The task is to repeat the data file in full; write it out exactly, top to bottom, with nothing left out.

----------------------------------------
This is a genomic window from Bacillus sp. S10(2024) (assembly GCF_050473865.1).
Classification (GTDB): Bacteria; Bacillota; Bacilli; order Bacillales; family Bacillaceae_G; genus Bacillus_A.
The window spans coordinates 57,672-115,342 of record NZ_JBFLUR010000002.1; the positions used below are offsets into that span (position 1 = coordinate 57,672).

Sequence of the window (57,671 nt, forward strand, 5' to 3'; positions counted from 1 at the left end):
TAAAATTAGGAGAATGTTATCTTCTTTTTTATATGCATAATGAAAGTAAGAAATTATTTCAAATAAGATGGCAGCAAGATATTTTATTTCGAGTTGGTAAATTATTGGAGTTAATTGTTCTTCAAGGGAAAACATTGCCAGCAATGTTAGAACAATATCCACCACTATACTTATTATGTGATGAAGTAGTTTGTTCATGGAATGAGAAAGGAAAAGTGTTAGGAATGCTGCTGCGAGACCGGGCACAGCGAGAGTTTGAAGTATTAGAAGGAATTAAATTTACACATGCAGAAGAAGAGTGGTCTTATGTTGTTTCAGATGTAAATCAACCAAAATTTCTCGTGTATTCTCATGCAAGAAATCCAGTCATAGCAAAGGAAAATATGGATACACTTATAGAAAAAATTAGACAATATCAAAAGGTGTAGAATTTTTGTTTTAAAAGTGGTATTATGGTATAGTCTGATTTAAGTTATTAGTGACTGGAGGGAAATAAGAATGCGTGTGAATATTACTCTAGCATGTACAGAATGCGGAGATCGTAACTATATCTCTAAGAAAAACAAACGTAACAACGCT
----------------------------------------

This is a genomic window from Bacillus sp. S10(2024) (assembly GCF_050473865.1).
Classification (GTDB): Bacteria; Bacillota; Bacilli; order Bacillales; family Bacillaceae_G; genus Bacillus_A.
The window spans coordinates 57,672-115,342 of record NZ_JBFLUR010000002.1; the positions used below are offsets into that span (position 1 = coordinate 57,672).

Sequence of the window (57,671 nt, forward strand, 5' to 3'; positions counted from 1 at the left end):
TAAAATTAGGAGAATGTTATCTTCTTTTTTATATGCATAATGAAAGTAAGAAATTATTTCAAATAAGATGGCAGCAAGATATTTTATTTCGAGTTGGTAAATTATTGGAGTTAATTGTTCTTCAAGGGAAAACATTGCCAGCAATGTTAGAACAATATCCACCACTATACTTATTATGTGATGAAGTAGTTTGTTCATGGAATGAGAAAGGAAAAGTGTTAGGAATGCTGCTGCGAGACCGGGCACAGCGAGAGTTTGAAGTATTAGAAGGAATTAAATTTACACATGCAGAAGAAGAGTGGTCTTATGTTGTTTCAGATGTAAATCAACCAAAATTTCTCGTGTATTCTCATGCAAGAAATCCAGTCATAGCAAAGGAAAATATGGATACACTTATAGAAAAAATTAGACAATATCAAAAGGTGTAGAATTTTTGTTTTAAAAGTGGTATTATGGTATAGTCTGATTTAAGTTATTAGTGACTGGAGGGAAATAAGAATGCGTGTGAATATTACTCTAGCATGTACAGAATGCGGAGATCGTAACTATATCTCTAAGAAAAACAAACGTAACAACGCT